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Purpose vs PR: how business can find meaning in the COVID-19 era

Organizational purpose must go beyond lip service to being authentic and embedded in a company’s DNA.

Lately, many CEOs have promised to shift their business models to focus on the purpose of their organizations. It’s not enough for leaders to just talk about purpose; it needs to be embedded in every fiber of the company. During a McKinsey Live webinar, senior partners Dame Vivian Hunt and Bruce Simpson discussed the importance of organizational purpose, particularly as it relates to COVID-19, explained its implementation, and shared examples of organizations that have done this successfully.

Why is purpose important?

When companies are created, they typically have a purpose, a guiding lens for business decisions that reflect the company’s core reason for being. Purpose answers the tough question “What would the world lose if the company disappeared?” It also anchors a company’s environmental, social, and governance (ESG) priorities, which measure societal impact and external risks. However, for some it can be surprisingly difficult to articulate their company’s exact purpose in society. Others may lose sight of their original purpose, requiring a reset or reinvigoration to redefine themselves. CEOs tell us that they are spending a significant amount of their time on that very question. The good news is that companies that have activated their purpose see the benefits. In fact, purpose can unlock five sources of value: top-line growth and portfolio shifts; cost reduction; mitigation of climate-transition risks; greater employee engagement, well-being, and productivity; and lower capital costs.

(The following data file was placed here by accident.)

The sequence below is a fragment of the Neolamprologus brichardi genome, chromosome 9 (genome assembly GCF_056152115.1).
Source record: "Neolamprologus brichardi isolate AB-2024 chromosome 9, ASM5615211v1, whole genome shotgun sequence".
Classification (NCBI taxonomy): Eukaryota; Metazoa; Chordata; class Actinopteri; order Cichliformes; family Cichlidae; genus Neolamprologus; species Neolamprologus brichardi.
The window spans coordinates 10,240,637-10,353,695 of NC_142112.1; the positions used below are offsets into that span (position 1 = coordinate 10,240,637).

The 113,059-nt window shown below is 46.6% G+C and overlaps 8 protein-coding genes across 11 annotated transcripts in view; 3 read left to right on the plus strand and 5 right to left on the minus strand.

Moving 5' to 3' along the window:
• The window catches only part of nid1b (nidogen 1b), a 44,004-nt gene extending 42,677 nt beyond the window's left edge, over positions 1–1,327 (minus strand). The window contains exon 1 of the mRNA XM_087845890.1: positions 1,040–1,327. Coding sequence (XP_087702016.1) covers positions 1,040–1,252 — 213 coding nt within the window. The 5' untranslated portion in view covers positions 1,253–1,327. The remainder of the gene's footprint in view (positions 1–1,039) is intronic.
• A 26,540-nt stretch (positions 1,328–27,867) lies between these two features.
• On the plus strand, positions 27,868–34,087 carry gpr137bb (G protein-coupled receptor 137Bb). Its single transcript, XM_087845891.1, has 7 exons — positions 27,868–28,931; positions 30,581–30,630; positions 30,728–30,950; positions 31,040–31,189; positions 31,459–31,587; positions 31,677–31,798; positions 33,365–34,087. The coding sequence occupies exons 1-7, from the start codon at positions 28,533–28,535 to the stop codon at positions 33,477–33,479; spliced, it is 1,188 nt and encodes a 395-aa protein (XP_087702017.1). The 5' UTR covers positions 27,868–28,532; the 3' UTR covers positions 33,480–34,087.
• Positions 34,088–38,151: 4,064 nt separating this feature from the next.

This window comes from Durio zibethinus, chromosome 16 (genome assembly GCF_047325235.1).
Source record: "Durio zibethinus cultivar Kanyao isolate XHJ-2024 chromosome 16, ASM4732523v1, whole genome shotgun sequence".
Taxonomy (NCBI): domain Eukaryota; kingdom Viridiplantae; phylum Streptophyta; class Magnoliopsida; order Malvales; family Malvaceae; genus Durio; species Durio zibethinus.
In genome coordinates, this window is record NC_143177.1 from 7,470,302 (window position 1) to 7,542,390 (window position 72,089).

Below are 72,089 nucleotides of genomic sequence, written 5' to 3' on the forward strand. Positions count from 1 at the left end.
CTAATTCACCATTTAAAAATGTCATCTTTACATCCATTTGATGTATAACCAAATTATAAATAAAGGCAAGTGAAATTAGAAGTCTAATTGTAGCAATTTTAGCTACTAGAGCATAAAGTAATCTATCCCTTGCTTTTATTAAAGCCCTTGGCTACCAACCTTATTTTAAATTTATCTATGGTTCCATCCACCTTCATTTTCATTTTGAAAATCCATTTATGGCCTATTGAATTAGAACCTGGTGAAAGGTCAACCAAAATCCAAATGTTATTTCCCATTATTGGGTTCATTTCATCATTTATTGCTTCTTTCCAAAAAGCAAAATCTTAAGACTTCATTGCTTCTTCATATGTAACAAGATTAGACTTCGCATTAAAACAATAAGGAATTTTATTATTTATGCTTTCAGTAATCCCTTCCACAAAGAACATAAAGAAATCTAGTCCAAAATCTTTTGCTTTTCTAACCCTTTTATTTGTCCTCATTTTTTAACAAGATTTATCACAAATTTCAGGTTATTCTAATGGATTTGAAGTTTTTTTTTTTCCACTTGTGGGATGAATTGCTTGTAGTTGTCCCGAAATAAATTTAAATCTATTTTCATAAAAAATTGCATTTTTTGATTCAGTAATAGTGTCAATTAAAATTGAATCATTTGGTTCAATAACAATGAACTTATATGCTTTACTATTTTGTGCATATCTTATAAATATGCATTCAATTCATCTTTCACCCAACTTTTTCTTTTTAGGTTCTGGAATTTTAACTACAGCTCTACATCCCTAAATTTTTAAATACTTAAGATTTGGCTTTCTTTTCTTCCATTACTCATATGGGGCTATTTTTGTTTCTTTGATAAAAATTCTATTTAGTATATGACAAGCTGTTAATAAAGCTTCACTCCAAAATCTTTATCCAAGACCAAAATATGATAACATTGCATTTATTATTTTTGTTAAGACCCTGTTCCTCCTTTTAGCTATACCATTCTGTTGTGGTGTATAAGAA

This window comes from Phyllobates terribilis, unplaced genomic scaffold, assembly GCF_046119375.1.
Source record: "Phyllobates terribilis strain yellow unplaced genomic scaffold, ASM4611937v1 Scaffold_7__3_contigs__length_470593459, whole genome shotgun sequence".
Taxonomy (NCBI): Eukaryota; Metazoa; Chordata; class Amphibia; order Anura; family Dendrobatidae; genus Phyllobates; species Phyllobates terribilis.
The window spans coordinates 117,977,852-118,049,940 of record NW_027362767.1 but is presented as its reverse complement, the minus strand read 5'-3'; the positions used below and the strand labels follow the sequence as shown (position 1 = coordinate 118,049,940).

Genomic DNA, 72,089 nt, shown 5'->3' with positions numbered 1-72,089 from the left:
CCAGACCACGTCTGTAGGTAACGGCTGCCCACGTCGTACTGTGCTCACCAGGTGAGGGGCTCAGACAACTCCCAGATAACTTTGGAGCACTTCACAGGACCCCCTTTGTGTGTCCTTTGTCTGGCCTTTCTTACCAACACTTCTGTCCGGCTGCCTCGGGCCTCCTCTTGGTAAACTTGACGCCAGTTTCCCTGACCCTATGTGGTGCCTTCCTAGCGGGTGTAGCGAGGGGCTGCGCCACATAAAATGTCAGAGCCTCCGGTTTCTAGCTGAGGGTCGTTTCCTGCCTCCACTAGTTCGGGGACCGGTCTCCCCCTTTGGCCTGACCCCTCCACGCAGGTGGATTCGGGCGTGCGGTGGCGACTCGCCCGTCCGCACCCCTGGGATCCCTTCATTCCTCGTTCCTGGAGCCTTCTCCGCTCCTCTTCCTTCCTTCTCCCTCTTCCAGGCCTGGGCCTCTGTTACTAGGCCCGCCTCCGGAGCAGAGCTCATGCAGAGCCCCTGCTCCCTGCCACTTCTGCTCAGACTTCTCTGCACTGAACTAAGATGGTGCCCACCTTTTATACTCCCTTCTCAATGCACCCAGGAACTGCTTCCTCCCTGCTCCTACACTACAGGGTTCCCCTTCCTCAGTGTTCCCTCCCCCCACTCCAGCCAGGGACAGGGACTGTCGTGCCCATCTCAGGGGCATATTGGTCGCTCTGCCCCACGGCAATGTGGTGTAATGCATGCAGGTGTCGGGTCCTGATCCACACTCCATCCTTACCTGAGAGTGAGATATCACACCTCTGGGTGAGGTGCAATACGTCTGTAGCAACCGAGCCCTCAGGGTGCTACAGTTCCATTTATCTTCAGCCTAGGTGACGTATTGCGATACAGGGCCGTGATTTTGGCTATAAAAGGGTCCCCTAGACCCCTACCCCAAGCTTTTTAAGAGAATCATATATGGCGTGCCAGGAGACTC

Even before the pandemic began, businesses were starting to realize that stakeholders’ expectations were making it necessary to focus on organizational purpose. Now, with the crisis affecting health, the economy, climate change, and social justice, there’s an even greater need to make purpose much more than a mission statement. To create an authentic purpose narrative, a company must take the following steps:

  1. Explore and engage with the world by determining your company’s heritage (what made you great?) and how its ESG achievements compare with those of its peers.
  2. Define your company’s contribution by developing a credible purpose narrative that takes into account your company’s unique “superpower” (where a company’s strengths intersect with societal needs) and vulnerabilities and is backed by specific ESG commitments.
  3. Embed the purpose in the company, so that it’s central to decision making throughout the organization, particularly at lower levels, and is reflected in its products and services.